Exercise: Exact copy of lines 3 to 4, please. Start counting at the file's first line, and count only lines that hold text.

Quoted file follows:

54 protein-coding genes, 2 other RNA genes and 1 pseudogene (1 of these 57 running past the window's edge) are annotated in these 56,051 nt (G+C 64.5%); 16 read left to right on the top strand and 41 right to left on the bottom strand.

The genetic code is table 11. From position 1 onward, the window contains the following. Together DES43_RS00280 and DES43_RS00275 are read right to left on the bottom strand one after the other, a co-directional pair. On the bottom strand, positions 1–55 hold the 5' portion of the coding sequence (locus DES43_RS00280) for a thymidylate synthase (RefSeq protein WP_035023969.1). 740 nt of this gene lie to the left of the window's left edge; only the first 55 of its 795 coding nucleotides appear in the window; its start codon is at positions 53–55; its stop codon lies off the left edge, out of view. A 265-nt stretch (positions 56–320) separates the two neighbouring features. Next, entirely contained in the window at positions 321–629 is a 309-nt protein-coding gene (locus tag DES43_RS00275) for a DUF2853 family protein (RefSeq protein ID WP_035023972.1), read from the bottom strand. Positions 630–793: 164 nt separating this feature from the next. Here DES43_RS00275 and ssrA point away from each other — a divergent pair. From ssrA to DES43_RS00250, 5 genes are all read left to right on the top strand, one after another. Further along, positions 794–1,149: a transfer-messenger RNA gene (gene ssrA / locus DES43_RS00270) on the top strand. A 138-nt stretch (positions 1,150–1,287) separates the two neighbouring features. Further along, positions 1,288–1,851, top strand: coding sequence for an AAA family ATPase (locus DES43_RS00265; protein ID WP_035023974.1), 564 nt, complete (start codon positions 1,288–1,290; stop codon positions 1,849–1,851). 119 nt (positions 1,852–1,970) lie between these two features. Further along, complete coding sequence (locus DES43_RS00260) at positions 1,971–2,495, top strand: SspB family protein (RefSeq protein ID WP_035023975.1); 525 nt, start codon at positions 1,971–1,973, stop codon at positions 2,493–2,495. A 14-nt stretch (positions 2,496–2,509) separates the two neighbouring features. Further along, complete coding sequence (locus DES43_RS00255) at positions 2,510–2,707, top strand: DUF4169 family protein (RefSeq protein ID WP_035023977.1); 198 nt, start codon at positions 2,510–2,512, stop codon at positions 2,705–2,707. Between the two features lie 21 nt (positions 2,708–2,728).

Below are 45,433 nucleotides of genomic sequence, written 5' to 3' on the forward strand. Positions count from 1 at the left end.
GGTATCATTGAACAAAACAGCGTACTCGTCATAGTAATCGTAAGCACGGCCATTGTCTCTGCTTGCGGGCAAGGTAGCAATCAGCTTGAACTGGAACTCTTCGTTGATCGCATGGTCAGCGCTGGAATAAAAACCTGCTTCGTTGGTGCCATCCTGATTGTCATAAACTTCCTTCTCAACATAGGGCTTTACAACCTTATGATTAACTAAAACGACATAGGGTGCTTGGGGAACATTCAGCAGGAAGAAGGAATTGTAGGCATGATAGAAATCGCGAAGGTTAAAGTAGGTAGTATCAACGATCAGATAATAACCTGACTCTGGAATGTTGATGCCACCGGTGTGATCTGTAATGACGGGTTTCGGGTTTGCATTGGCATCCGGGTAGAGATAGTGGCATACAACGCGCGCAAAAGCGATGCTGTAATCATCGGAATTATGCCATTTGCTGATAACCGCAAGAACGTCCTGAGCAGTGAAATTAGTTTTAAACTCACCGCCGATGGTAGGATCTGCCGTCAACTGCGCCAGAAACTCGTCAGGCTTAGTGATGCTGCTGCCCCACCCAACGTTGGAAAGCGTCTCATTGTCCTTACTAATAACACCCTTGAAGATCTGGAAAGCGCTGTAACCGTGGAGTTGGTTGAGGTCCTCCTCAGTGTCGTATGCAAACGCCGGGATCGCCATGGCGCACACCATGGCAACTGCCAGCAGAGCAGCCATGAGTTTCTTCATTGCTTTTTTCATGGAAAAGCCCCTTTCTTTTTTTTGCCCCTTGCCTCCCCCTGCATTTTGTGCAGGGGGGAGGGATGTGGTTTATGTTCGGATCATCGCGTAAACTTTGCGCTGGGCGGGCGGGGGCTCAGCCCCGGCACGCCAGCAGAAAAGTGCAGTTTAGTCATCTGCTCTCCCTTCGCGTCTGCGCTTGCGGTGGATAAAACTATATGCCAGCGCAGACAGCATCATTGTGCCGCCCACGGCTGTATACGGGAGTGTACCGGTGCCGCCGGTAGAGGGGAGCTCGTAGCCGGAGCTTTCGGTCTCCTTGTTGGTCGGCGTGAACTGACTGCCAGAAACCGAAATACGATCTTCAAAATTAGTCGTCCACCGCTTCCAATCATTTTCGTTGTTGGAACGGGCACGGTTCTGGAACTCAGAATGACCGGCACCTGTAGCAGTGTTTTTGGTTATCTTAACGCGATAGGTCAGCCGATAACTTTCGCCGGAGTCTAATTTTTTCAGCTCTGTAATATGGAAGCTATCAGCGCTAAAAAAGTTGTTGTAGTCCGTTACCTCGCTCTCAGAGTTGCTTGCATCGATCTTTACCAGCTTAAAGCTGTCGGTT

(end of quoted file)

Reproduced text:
Below are 45,433 nucleotides of genomic sequence, written 5' to 3' on the forward strand. Positions count from 1 at the left end.
GGTATCATTGAACAAAACAGCGTACTCGTCATAGTAATCGTAAGCACGGCCATTGTCTCTGCTTGCGGGCAAGGTAGCAATCAGCTTGAACTGGAACTCTTCGTTGATCGCATGGTCAGCGCTGGAATAAAAACCTGCTTCGTTGGTGCCATCCTGATTGTCATAAACTTCCTTCTCAACATAGGGCTTTACAACCTTATGATTAACTAAAACGACATAGGGTGCTTGGGGAACATTCAGCAGGAAGAAGGAATTGTAGGCATGATAGAAATCGCGAAGGTTAAAGTAGGTAGTATCAACGATCAGATAATAACCTGACTCTGGAATGTTGATGCCACCGGTGTGATCTGTAATGACGGGTTTCGGGTTTGCATTGGCATCCGGGTAGAGATAGTGGCATACAACGCGCGCAAAAGCGATGCTGTAATCATCGGAATTATGCCATTTGCTGATAACCGCAAGAACGTCCTGAGCAGTGAAATTAGTTTTAAACTCACCGCCGATGGTAGGATCTGCCGTCAACTGCGCCAGAAACTCGTCAGGCTTAGTGATGCTGCTGCCCCACCCAACGTTGGAAAGCGTCTCATTGTCCTTACTAATAACACCCTTGAAGATCTGGAAAGCGCTGTAACCGTGGAGTTGGTTGAGGTCCTCCTCAGTGTCGTATGCAAACGCCGGGATCGCCATGGCGCACACCATGGCAACTGCCAGCAGAGCAGCCATGAGTTTCTTCATTGCTTTTTTCATGGAAAAGCCCCTTTCTTTTTTTTGCCCCTTGCCTCCCCCTGCATTTTGTGCAGGGGGGAGGGATGTGGTTTATGTTCGGATCATCGCGTAAACTTTGCGCTGGGCGGGCGGGGGCTCAGCCCCGGCACGCCAGCAGAAAAGTGCAGTTTAGTCATCTGCTCTCCCTTCGCGTCTGCGCTTGCGGTGGATAAAACTATATGCCAGCGCAGACAGCATCATTGTGCCGCCCACGGCTGTATACGGGAGTGTACCGGTGCCGCCGGTAGAGGGGAGCTCGTAGCCGGAGCTTTCGGTCTCCTTGTTGGTCGGCGTGAACTGACTGCCAGAAACCGAAATACGATCTTCAAAATTAGTCGTCCACCGCTTCCAATCATTTTCGTTGTTGGAACGGGCACGGTTCTGGAACTCAGAATGACCGGCACCTGTAGCAGTGTTTTTGGTTATCTTAACGCGATAGGTCAGCCGATAACTTTCGCCGGAGTCTAATTTTTTCAGCTCTGTAATATGGAAGCTATCAGCGCTAAAAAAGTTGTTGTAGTCCGTTACCTCGCTCTCAGAGTTGCTTGCATCGATCTTTACCAGCTTAAAGCTGTCGGTT